In response to my recent posts about the historical accuracy of the Hebrew Bible, especially in the opening five books, the “Pentateuch” (Genesis, Exodus, Leviticus, Numbers, and Deuteronomy) I have had several members of the blog ask about the “Documentary Hypothesis” which postulates that one reason for the discrepancies is that whoever published these five books was not a single author (Moses or anyone else) but an editor who combined earlier sources of information together, without smoothing out their differences.

Like just about all scholars of the Bible, I agree with the basic premise of the documentary hypothesis, though these days most real experts think it is much more complicated than what we present to our first-year students.  If you’re interested in a bird’s eye view of it, I have a discussion in my book The Bible: A Historical and Literary Introduction.  If you want an intriguing full presentation written for lay folk, in a convincing fashion, see Richard Friedman, Who Wrote the Bible.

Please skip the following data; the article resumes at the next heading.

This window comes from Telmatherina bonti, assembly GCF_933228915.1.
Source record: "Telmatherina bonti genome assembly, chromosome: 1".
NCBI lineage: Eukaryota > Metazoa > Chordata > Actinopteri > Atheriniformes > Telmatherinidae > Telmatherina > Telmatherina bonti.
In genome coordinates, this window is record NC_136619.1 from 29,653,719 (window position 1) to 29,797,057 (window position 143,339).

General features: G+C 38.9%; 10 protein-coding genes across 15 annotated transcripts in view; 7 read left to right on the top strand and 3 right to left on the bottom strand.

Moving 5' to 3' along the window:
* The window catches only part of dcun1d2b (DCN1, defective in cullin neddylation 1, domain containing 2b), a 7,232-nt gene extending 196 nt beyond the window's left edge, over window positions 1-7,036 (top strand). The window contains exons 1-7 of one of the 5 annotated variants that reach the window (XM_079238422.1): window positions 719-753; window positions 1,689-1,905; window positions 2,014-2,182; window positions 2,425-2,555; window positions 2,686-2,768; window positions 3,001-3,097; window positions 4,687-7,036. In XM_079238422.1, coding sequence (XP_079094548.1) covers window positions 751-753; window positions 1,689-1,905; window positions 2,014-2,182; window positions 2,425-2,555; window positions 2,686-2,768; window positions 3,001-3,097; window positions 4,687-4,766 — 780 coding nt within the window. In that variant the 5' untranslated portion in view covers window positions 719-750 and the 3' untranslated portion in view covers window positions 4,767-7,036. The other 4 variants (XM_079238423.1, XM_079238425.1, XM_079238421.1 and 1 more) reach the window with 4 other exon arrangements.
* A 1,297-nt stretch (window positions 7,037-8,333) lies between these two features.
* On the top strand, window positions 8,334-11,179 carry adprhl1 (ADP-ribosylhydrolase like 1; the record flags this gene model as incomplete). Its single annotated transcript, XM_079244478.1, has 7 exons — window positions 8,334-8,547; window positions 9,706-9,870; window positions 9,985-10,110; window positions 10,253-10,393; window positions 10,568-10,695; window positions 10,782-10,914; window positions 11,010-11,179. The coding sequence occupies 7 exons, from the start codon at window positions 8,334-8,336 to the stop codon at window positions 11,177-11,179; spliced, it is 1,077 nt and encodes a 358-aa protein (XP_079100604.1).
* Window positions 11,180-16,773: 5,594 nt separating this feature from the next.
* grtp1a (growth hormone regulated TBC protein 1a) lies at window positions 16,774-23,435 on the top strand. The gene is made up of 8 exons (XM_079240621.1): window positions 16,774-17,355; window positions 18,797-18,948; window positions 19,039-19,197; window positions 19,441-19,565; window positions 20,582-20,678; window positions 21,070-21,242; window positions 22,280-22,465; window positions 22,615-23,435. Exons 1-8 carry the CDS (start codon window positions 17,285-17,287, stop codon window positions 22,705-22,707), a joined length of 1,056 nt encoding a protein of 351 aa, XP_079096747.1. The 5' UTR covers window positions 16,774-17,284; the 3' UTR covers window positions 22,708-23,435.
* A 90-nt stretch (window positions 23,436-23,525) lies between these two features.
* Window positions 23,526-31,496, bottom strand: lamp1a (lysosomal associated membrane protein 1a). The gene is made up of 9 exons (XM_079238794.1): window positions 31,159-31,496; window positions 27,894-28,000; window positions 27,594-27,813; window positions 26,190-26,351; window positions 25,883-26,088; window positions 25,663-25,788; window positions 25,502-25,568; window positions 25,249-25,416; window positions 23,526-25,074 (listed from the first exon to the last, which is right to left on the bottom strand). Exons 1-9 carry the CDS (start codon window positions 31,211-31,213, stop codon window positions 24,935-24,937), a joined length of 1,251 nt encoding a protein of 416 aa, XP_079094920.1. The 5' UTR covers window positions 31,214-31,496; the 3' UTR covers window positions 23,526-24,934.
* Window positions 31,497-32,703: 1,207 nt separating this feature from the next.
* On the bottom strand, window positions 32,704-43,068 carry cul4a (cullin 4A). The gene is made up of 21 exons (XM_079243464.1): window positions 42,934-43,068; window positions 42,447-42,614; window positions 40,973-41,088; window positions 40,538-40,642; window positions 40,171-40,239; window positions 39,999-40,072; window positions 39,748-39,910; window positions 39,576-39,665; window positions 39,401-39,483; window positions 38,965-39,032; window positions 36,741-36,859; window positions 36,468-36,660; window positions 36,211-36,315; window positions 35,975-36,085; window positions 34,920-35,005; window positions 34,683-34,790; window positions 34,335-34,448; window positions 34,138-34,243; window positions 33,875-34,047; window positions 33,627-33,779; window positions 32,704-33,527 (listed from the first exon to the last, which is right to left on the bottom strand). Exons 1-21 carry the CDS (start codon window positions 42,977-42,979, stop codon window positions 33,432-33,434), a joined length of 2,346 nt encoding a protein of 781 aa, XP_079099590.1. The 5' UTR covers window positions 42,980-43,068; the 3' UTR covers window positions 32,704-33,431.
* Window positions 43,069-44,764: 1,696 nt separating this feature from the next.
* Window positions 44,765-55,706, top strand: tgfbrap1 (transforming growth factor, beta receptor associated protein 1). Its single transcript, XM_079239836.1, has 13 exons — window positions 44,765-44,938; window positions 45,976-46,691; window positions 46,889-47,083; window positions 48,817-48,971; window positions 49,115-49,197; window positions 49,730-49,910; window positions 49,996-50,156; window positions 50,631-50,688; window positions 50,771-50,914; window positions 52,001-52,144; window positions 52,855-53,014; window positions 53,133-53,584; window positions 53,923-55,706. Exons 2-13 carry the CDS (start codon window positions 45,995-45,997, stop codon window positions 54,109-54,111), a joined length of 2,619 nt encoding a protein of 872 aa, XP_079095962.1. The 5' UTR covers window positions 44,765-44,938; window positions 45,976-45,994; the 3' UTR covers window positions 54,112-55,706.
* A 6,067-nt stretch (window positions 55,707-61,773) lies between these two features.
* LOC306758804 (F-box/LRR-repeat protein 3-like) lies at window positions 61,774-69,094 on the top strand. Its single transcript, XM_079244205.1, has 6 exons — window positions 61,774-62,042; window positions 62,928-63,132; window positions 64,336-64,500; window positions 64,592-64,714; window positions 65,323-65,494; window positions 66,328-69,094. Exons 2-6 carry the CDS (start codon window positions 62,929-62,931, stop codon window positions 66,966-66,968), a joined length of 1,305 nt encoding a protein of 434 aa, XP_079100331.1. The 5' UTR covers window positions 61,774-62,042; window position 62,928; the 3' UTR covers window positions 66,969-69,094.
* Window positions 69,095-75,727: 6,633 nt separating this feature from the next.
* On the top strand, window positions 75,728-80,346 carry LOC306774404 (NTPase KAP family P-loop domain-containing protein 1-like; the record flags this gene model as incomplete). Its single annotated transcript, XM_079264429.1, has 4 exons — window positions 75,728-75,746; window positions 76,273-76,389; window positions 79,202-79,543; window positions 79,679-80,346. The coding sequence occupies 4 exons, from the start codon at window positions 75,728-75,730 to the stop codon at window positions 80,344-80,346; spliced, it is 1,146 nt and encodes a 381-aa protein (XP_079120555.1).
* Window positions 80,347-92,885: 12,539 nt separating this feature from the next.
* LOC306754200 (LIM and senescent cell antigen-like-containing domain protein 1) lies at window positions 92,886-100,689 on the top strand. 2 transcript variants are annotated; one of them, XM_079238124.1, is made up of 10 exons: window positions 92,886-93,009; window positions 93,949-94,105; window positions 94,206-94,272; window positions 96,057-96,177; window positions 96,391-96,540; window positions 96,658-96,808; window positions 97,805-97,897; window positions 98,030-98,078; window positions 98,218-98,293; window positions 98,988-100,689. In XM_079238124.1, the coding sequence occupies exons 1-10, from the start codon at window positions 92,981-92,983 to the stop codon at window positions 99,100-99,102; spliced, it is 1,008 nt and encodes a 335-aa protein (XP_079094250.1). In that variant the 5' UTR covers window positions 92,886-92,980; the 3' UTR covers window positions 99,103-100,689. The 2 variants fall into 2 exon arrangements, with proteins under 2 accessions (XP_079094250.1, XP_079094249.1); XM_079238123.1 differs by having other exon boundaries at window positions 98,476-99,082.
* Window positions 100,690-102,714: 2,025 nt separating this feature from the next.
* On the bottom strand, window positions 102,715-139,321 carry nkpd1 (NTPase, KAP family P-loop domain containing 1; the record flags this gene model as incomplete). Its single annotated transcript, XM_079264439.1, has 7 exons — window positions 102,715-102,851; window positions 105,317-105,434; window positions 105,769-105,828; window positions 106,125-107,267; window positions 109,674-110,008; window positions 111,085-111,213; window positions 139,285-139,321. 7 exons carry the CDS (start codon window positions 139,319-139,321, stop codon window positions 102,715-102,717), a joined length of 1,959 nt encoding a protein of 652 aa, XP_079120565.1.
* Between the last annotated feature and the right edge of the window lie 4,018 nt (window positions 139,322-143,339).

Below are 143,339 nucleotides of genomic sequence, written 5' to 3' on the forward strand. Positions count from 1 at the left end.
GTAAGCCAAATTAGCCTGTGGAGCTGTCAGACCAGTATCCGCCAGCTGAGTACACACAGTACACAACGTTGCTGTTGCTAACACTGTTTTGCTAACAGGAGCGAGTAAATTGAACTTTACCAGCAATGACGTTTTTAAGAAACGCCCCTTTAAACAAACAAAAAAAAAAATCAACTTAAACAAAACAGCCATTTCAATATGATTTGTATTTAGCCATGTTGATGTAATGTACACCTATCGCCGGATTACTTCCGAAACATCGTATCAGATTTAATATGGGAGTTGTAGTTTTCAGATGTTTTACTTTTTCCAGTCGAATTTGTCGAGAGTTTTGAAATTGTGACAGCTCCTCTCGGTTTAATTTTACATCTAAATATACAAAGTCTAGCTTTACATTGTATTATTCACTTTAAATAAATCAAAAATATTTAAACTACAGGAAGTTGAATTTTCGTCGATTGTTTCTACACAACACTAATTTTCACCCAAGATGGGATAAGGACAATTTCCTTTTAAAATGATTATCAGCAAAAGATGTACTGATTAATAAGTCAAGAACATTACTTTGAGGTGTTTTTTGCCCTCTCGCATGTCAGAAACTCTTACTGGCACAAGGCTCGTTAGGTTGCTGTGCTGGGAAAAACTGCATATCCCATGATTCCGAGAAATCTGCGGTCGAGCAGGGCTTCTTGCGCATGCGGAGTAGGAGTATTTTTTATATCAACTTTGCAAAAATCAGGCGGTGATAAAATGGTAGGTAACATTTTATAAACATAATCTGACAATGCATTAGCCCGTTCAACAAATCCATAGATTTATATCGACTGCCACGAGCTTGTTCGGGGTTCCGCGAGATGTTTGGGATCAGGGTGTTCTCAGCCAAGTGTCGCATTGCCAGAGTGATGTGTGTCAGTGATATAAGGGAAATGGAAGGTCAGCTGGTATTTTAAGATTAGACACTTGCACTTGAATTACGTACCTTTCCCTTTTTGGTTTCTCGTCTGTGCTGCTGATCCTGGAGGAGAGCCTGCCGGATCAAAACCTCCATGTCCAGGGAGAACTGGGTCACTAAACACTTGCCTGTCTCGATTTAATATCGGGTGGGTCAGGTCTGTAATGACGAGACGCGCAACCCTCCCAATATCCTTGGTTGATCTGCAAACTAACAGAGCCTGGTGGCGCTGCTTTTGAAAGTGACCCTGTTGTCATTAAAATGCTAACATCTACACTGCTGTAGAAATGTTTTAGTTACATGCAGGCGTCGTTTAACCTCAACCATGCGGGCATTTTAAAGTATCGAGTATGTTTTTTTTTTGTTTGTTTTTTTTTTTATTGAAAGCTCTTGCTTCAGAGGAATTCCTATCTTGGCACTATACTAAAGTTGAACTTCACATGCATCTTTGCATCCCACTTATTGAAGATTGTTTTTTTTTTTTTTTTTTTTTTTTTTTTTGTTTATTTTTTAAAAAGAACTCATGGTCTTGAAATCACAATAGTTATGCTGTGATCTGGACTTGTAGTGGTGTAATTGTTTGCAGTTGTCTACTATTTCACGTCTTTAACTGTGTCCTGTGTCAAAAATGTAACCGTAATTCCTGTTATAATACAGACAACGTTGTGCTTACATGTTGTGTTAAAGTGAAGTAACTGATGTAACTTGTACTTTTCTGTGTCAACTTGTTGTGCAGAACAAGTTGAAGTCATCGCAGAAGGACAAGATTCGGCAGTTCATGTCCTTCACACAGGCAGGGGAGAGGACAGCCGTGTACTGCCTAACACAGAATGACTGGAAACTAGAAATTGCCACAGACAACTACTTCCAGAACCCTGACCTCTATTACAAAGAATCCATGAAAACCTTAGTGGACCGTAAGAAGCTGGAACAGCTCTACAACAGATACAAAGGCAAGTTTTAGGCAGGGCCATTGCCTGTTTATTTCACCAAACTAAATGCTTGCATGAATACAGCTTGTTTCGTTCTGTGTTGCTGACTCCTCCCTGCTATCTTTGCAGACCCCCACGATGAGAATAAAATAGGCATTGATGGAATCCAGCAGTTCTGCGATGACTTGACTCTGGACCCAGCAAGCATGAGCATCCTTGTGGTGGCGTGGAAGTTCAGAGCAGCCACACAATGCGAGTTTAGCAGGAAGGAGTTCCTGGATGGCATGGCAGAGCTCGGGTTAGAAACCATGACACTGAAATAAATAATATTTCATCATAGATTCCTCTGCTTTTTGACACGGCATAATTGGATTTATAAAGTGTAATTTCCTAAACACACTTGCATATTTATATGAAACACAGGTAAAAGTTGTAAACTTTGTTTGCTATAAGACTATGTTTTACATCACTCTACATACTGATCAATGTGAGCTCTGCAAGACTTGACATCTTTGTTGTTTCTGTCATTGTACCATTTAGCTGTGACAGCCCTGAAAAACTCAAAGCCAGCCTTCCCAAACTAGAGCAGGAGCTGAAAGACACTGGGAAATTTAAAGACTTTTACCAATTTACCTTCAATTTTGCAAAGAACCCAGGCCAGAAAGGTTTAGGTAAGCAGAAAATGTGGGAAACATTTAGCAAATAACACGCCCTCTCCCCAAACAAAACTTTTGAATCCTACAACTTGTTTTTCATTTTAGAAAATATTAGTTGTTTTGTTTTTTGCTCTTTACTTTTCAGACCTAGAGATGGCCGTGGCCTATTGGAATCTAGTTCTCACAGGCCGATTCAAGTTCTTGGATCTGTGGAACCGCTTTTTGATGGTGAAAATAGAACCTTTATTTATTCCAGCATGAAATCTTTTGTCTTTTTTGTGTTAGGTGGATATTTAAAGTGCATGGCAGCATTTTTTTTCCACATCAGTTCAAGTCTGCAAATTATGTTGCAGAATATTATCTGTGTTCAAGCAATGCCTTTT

The traditional form of the documentary hypothesis was most famously promoted by the nineteenth-century German scholar, Julius Wellhausen, who, along with some of his predecessors, called the sources J E D and P.  Here is how the hypothesis worked, in nuce.  (This is the summary taken from my book, given after I highlight the evidence for it.)


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